Flurry of downloads as end nears for Napster

The Associated Press
Friday March 02, 2001

SAN FRANCISCO — Napster users enthusiastically downloaded free songs Thursday on the eve of a court hearing that could finally end its great music giveaway – and present record labels with a new set of problems. 

Napster Inc. tried to buy time with a series of legal appeals ahead of the hearing by U.S. District Judge Marilyn Hall Patel. 

But it was unclear whether that would delay Patel from quickly issuing a reworked order that would effectively shut down the free service. 

The 9th U.S. Circuit Court of Appeals in San Francisco last month largely affirmed Patel’s July decision ordering the company to stop allowing music the swapping of copyrighted music. 

The judges asked Patel to rewrite the order in a way that allows Napster to survive if it can do what even its lawyers say is impossible – keep pirates off its network. 

Soon afterward, Napster offered $1 billion – in exchange for a 40 percent cut of online music sales – to the recording industry to settle the copyright infringement suit. 

The Recording Industry Association of America has soundly rejected Napster’s offer, anticipating victory in the landmark case. 

Still, breaking the habits of more than 50 million Napster users accustomed to free online content will be anything but simple. 

The RIAA sent out 85 letters on Feb. 19, asking Internet service providers to take down OpenNap servers – homegrown personal computers set up to facilitate Napster-like activity. But OpenNap is just one of any number of networks where people can trade music without paying for it, and going after actual users could prompt a buyer backlash. 

“They’ll have no choice but to sue their customers and they just can’t do that,” said Phil Leigh, an analyst with Raymond James & Associates. “It would be anarchy.” 

Already, Congress is being called upon to tweak federal law in response to the latest copyright and technology issues. Lawmakers interested in preserving online music sharing include GOP Sen. Orrin Hatch, himself a musician and Napster user. In response, the RIAA has hired former Montana Gov. Marc Racicot, a Republican who is close to President Bush, as a lobbyist. Racicot’s position: despite the popularity of file-sharing technology, lawmakers shouldn’t rush to weaken copyright law.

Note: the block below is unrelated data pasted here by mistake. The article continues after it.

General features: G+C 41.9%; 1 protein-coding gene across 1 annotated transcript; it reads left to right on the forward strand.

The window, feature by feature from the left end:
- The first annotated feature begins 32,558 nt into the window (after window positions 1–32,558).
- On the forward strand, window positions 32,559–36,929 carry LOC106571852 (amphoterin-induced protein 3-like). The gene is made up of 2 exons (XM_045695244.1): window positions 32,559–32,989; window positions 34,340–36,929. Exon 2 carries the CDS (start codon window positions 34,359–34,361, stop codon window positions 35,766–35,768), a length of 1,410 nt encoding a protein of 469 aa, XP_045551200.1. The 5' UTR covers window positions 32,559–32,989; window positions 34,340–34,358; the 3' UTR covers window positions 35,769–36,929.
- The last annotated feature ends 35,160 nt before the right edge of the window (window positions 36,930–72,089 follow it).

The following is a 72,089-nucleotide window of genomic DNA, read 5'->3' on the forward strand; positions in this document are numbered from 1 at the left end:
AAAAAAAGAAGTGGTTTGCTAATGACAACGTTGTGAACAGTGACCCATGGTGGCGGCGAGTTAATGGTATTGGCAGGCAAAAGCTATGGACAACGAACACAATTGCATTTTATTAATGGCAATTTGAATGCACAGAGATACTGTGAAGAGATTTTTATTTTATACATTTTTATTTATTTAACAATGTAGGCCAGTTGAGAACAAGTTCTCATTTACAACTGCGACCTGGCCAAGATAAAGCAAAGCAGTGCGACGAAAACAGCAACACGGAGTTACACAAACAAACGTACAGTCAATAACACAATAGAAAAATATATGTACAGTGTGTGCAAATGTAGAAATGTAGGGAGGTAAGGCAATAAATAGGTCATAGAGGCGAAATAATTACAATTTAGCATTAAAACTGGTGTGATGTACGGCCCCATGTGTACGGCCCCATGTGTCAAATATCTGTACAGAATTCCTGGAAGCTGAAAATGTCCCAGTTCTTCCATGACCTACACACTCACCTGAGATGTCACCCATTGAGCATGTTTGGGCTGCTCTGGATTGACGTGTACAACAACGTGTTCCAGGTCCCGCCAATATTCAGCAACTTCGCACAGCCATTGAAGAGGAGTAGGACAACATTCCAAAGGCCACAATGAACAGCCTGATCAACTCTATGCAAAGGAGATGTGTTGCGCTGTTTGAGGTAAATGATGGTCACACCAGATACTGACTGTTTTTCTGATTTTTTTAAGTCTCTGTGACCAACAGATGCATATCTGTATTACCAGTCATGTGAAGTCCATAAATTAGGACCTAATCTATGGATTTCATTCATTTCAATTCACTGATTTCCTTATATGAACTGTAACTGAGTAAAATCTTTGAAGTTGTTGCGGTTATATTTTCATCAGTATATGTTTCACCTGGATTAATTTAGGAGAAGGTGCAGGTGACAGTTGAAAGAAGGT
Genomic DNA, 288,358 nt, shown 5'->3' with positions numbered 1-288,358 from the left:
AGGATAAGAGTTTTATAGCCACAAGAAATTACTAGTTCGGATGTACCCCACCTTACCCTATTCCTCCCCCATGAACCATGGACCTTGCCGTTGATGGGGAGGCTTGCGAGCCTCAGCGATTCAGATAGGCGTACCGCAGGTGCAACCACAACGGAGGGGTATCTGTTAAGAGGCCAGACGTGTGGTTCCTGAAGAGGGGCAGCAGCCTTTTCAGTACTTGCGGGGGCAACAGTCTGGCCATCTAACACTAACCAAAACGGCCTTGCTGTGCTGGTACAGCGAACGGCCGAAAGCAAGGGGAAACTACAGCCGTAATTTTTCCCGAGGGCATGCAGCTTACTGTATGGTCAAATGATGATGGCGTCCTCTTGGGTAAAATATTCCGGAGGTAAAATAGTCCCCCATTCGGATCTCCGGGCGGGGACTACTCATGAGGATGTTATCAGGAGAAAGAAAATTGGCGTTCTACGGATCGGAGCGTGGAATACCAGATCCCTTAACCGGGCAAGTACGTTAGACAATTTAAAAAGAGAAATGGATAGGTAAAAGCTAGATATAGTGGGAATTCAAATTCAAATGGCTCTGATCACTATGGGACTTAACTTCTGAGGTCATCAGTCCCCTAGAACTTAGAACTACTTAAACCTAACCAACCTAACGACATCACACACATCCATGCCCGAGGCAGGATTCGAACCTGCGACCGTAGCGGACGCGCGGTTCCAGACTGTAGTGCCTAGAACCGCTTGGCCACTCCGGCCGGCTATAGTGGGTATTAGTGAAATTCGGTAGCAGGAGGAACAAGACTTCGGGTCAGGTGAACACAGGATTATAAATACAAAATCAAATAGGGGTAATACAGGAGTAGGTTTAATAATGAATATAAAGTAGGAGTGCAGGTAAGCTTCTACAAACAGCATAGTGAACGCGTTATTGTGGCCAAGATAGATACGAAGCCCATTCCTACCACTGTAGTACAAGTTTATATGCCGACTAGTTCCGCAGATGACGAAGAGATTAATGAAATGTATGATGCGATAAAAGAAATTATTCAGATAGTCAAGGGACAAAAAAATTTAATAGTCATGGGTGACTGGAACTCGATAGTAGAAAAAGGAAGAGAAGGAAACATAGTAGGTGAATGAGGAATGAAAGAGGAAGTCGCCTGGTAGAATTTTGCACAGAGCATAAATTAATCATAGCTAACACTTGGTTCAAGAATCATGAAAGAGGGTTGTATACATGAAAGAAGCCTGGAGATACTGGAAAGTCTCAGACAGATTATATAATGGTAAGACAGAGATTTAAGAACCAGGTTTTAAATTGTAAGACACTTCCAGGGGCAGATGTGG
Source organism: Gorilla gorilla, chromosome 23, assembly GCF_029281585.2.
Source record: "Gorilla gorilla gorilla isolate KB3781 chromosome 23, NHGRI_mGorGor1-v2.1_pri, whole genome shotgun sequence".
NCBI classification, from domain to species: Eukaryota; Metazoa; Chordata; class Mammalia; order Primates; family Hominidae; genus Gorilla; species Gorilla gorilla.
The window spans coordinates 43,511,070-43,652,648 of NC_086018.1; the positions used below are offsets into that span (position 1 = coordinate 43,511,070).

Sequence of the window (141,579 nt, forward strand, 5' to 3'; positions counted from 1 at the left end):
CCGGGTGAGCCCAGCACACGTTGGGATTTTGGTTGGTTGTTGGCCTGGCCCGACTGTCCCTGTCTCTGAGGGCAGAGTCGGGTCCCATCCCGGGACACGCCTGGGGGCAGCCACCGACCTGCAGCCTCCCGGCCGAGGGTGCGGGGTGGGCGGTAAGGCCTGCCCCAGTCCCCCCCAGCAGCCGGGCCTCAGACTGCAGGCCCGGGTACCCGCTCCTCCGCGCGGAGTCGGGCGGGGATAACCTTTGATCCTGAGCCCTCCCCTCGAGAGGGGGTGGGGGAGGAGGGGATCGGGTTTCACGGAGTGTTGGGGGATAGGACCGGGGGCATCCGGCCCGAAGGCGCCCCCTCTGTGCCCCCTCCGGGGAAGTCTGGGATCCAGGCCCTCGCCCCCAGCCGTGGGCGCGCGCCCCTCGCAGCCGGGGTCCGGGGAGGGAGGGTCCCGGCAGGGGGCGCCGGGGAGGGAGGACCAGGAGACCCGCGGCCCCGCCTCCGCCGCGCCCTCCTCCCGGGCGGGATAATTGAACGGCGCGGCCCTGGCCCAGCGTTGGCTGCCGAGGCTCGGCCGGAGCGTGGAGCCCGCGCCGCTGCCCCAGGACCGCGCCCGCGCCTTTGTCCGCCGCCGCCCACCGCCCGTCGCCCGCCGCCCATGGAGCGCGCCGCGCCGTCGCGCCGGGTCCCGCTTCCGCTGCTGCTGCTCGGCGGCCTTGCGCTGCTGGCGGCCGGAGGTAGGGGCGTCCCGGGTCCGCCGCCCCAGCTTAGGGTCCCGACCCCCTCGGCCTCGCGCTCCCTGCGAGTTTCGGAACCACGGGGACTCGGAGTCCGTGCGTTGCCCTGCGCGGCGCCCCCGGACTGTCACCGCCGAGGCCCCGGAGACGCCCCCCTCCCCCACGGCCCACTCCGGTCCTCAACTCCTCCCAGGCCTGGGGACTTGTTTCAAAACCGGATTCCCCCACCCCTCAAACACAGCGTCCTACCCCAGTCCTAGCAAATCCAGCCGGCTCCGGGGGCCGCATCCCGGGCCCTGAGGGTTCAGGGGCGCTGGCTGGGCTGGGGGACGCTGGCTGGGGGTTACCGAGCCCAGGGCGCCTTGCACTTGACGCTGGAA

“We are confronted with some circumstances presently that make it very complex because of the explosion of technology available to us,” Racicot said this week. “Frankly, in my judgment, you cannot mutate the property rights of others or diminish them in any way or diminish the law to conform to technology and to private demand.” 

Music fans downloaded 2.7 billion files in January using Napster, more than double September’s activity, and more than 96 million songs were traded on Feb. 12, the day an appellate court said Napster would likely lose its case at trial, according to Webnoize. Another research firm, Accenture, predicts that by 2005, the digital music market will grow to $3.2 billion, or 15 percent of overall music sales. 

Napster, now funded primarily by German media giant Bertelsmann AG, offered to pay record labels $200 million a year for five years, and work together to deliver music online. 

But the major labels – all of which are now developing their own online music distribution businesses – rejected Napster CEO Hank Barry’s offer even before he made it public. 

But that won’t solve the problems, since other ways of getting free music are sprouting up. These difficult-to-trace peer-to-peer applications have funny names such as Gnutella, LimeWire, ToadNode and BearShare, but they’re becoming easier to use with every hacker’s tweak. 





The BearShare program – software that scours a constantly expanding number of hard-drives for text, music and movie clips – has been downloaded more than 500,000 times since it was made available Dec. 4, according to its designer, Vincent Falco. 

Interest in non-Napster file-sharing programs has exploded with every headline in the RIAA’s case against Napster. PC Data Online reported that such programs had more than 90,000 visitors per day in February. 

Hilary Rosen, president of the RIAA, told other content providers at a conference in New York Thursday that the recording industry started seriously investing in online music delivery 18 months too late. 

“Don’t make the same mistake we made,” she said before flying to San Francisco, where she said she would implore the judge to deny Napster any more delays. 

“If there is a vacuum in the marketplace, it will be filled by pirates,” she warned. “Then no one makes any money, but a level of consumer expectation is developed that is hard to recapture.” 


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